Ron Paul voters may as a set be very, very low information voters. But so are any candidate’s voters. What sets a given young Libertarian apart is he/she has strong impressions of American government as run by people with no stake or interest in said voter’s well-being. So yeah Rontards hate wars, but that’s not all they hate. They resent government projects of all kinds.

        1. except for the fact that there’s a beam in Paul’s eye that keeps him from seeing the biggest way-too-much-power problem of our time .  .  . corporations, and more specifically the corporate wealth concentration and tax avoidance machinery.

          Dr. Paul sees that there’s a sickness, he just needs a proctologist to help him finally see who has it.  

          1. Corporate power isn’t the only power that is badly abused these days.

            Don’t get me wrong–my first issue is stopping climate change–but excessive state power, and a disconnect between state priorities and people’s priorities, is a huge thing apparent at every level of our democracy, and racy Ronnie is the only one saying it. The drug war is racist. The prison industry is actually successfully drafting and passing legislation to strengthen sentencing, to strengthen profits. Sure you can argue that corporate power is the problem there, but how does the passing of legislation not count as the exercise–in this case the abuse–of government power? The military industrial complex (in it’s present size, dwarfing the combined military budgets of the rest of the world) has the active support of basically zero citizens, yet year-on-year it usually grows.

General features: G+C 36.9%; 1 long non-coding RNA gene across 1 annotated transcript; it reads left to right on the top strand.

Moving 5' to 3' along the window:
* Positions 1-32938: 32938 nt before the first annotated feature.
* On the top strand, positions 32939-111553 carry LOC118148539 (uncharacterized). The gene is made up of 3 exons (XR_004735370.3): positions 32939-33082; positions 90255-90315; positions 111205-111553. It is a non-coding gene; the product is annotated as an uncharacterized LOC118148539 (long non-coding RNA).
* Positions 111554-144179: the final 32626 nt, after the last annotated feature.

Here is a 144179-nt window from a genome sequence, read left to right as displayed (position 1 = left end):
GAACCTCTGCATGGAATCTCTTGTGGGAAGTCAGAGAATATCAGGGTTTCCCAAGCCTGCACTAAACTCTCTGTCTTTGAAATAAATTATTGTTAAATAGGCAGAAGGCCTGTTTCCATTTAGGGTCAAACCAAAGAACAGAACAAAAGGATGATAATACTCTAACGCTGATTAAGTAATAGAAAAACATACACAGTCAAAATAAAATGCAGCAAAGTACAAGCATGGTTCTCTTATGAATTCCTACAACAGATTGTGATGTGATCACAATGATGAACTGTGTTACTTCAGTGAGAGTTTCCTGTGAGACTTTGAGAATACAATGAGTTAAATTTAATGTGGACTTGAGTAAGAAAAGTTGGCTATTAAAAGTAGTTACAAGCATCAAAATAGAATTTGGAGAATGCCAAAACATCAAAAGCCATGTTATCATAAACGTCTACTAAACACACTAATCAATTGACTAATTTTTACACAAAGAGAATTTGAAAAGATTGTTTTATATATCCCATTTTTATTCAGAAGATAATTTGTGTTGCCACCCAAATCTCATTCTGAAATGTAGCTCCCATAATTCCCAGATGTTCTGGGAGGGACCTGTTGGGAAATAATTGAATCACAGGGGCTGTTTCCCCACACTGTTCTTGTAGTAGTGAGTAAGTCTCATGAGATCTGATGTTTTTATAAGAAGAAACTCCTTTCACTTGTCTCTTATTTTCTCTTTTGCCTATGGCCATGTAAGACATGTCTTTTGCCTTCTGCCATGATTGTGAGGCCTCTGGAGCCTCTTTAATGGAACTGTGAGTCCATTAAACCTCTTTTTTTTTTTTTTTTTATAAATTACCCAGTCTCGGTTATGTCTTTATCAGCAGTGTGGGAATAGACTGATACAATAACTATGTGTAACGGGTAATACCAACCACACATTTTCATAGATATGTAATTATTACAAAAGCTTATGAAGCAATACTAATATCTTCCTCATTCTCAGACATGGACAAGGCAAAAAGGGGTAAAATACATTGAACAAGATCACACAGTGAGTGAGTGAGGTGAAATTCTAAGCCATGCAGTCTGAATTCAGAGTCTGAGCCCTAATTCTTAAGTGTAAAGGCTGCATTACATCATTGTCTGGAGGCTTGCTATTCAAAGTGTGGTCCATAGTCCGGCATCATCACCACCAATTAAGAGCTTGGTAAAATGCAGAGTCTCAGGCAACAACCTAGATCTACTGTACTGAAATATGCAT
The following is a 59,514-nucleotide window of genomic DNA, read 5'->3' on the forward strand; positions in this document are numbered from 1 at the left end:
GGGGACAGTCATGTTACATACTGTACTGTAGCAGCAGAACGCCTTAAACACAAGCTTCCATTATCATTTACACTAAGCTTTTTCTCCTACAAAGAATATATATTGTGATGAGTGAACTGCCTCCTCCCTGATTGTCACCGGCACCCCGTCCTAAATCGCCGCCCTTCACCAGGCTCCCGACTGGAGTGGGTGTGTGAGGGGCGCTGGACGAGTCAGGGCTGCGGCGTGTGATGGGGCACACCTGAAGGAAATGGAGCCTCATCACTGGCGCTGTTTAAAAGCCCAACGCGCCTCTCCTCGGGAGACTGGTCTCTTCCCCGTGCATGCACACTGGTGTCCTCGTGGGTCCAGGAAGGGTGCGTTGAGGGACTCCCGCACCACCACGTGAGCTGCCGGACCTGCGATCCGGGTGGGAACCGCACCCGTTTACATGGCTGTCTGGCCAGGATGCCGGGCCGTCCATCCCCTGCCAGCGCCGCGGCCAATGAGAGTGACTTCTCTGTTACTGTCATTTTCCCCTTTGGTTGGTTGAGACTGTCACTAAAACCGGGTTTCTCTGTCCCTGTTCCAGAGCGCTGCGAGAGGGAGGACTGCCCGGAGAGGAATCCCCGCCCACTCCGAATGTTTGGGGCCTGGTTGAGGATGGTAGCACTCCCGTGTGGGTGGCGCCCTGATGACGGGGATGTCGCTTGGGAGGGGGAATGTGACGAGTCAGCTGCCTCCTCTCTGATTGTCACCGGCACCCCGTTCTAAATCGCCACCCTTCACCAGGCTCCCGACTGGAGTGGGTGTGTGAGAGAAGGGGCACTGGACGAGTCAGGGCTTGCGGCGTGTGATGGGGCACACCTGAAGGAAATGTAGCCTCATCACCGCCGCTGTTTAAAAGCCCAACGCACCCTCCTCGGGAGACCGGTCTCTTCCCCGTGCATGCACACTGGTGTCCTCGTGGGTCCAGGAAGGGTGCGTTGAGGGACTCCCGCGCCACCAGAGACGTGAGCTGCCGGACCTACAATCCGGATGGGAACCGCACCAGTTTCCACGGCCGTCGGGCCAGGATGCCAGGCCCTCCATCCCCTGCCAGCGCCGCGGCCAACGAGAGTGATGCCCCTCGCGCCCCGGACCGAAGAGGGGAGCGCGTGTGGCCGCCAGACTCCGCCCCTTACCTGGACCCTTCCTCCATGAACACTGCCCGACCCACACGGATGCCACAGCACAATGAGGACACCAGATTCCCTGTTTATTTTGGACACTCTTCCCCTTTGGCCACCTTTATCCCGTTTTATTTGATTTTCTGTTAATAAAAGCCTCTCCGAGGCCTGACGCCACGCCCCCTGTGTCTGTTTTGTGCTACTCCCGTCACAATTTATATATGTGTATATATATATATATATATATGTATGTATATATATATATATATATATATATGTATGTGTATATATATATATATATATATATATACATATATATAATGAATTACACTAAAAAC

I’m not the most up on these things… but here’s just one example I heard about recently: in VA and Michigan it’s illegal for school districts to start school before labor day, or to make up snow days past a certain date, because Anheuser-Busch and other theme-park owning companies want teenagers available to work at their theme parks, and have shown themselves willing to donate hundreds of thousands of dollars each year to keep the “Kings Dominion” law in place.

            I’m plenty liberal, and way back in college I wrote for the liberal college rag. And one of the editors said something that stuck with me: we liberals may disagree with libertarians, and we’ll generally be right, and half that time the libertarians will be certifiable, because they’re so disposed to see people out to get them. But we need them around to keep us honest.

            And here’s the link you really should read: http://www.nakedcapitalism.com

        2. Was just pointing out the particular things that a low info supporter of Paul might not feel so supportive of.  Reagan was a classic example.  People just liked him and his sunny nature and expertly delivered lines.  Poll after poll showed majorities opposing Reagan policies, but loving Reagan, blissfully unaware that those policies they didn’t like had any connection to him.  

          It was just Morning in America…. good.  Whatever you don’t like is the fault of unions and Welfare Queens and you nice white blue collar folks know what “Welfare Queens” means, don’t you?  OK, then!  Even his obvious dementia failed to make a dent when he ran for his second term.